Clinton Street, New York City….Mariska

Mariska, late afternoon on Clinton Street near Delancey, August 2022

I tried to grab a few pictures one afternoon when I observed a half nude woman, partially in the dappled sunlight tucked in between two old storefronts on the Lower East Side. I figured that she’d react extremely negatively if she caught me, but the sight of her was arresting and I had to try. I stepped into the street but just as I did, a crazy white delivery truck, oversized and too large for the spot, pulled in front of me, almost hitting me. This was infuriating because my ability to take a beautiful candid image was completely blocked. So I tried as best I could, weaving around traffic, trying not to get run over or verbally assaulted by passerby for photographing a nearly nude woman on the street. Because people are so unstable and every substance imaginable is readily available causing further instability, I was very concerned about the woman becoming agitated if she saw me. Safety issues are a fact of life while out shooting and cannot be overstated.

As it turned out, she observed me. And it was ok….I got the photographs that were necessary, that I didn’t immediately visualize. Initially I thought that candid was the way to go, a partial nude, lit with shadowy sunlight, quiet and beautiful. But that would have failed to record her confidence and disregard for what other people on the street thought of her, and her rejection of social folkways and all the other assorted trivialities of daily life.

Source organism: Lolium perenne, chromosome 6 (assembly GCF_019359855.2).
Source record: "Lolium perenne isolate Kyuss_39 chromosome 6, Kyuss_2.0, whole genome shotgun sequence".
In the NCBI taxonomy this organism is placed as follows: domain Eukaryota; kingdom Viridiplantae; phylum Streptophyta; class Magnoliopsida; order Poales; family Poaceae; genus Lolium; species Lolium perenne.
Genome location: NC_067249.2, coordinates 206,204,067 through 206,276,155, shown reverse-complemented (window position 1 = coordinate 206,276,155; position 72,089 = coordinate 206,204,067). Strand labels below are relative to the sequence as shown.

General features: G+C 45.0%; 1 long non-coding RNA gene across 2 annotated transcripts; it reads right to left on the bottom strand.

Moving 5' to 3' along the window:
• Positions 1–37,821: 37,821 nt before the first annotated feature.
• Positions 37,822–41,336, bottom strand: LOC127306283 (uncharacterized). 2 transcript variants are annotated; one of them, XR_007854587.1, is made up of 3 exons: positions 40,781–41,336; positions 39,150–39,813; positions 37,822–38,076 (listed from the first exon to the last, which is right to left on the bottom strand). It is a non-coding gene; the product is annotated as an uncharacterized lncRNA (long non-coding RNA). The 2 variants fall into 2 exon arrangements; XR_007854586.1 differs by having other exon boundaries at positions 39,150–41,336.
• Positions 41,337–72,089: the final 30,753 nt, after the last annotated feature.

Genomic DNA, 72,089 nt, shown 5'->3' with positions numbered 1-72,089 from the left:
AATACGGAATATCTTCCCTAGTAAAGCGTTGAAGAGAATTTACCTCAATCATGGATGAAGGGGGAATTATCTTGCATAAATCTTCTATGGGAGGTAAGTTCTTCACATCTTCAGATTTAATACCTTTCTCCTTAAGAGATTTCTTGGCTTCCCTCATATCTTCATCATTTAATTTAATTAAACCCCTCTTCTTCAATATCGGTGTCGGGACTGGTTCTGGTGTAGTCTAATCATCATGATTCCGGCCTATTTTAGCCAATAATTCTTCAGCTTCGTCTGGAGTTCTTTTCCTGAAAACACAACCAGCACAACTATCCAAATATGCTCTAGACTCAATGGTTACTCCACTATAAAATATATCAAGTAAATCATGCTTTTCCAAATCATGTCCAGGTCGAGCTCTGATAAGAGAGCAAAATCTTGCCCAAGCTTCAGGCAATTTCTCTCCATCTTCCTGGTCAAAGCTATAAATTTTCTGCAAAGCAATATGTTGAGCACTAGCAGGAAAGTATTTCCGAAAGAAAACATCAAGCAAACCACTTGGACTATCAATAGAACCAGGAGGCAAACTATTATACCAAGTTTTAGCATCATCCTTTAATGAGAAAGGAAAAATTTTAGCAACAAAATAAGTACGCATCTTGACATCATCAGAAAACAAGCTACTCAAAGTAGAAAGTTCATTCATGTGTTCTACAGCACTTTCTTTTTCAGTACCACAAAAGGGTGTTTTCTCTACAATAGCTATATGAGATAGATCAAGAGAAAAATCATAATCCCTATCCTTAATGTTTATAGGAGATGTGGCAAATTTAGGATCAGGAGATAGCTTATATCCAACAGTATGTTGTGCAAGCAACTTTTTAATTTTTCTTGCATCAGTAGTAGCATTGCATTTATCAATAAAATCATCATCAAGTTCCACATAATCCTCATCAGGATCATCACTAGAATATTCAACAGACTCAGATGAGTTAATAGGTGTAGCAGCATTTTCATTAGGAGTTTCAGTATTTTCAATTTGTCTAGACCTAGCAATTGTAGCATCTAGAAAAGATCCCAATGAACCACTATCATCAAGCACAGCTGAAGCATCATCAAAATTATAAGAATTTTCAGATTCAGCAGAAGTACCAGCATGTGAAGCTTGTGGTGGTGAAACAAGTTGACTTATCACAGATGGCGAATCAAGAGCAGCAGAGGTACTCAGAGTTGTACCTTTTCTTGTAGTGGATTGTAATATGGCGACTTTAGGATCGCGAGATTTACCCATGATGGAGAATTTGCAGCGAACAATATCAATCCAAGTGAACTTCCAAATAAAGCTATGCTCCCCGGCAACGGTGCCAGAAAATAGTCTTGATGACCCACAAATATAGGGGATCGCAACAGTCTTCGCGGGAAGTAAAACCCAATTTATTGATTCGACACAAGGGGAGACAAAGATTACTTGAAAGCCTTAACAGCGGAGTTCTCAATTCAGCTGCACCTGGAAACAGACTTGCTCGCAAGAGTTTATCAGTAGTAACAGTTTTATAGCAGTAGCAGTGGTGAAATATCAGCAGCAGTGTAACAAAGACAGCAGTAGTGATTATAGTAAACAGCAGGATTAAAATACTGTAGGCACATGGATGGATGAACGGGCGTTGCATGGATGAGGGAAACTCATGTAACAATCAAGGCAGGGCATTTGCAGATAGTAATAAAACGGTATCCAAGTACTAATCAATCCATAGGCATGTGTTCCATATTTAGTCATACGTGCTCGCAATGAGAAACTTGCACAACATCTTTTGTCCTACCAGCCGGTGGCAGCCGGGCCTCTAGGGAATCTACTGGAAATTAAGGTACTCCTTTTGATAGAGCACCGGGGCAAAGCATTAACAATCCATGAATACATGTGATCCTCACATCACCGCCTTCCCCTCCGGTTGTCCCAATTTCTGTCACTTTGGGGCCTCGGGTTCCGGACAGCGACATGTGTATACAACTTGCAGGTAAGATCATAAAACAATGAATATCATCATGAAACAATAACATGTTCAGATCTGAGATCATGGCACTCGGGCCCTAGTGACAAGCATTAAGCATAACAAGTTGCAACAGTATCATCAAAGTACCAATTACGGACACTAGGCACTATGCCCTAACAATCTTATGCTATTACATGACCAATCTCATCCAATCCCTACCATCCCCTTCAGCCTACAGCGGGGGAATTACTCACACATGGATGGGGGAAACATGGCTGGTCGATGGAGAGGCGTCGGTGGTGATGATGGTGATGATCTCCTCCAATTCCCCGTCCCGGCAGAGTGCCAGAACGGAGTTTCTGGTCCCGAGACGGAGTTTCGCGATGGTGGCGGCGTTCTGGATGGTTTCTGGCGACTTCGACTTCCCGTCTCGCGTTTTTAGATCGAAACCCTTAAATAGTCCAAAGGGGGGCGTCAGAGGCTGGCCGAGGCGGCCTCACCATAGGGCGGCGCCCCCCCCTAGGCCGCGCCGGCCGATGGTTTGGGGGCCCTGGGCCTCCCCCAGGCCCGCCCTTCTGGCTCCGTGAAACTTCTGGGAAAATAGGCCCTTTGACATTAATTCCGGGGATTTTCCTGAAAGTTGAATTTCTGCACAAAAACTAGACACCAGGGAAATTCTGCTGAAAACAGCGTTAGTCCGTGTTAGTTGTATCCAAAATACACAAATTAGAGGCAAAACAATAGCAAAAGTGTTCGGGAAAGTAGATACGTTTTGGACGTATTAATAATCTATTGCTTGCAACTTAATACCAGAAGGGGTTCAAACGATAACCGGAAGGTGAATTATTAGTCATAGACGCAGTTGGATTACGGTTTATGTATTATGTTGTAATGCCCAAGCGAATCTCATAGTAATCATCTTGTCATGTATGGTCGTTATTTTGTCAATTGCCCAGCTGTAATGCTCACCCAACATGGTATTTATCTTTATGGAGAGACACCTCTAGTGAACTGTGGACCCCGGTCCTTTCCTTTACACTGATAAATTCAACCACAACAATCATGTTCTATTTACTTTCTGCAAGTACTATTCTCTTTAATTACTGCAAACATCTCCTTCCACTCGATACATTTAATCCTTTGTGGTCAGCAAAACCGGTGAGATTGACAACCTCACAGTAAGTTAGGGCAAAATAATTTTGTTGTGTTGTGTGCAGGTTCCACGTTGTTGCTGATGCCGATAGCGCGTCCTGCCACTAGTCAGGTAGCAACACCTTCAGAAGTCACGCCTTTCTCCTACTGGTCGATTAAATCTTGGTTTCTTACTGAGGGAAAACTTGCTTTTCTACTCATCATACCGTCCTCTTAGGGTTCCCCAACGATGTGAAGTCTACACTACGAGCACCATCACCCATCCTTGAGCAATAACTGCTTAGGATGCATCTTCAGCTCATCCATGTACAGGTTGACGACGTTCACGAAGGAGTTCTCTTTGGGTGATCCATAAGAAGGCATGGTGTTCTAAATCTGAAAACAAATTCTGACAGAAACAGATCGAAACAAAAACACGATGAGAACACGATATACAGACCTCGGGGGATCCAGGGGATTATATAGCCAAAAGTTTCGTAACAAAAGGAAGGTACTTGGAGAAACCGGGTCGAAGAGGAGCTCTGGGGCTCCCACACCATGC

Mariska had recently had a baby, but because she struggles with mental illness and homelessness, she does not have access to the infant.

She was beautiful in the light, and wanted to be photographed, noticed. I have found this many times in situations where most would assume there’d be a fair amount of danger photographing someone on in an urban setting. I find that people want very much to be seen sometimes, and these super fast, pop-up portrait sessions with enchanting strangers that I meet are the most satisfying work that I do. And no longer strangers, they can be people that I follow for years. And I am grateful to be able to do so. Trust is beautiful.

Before I left Mariska, I asked her to put something on. I don’t know how long she’d been undressed before I saw her, but I wanted to leave her with more clothes on her body. I hope to photograph her again.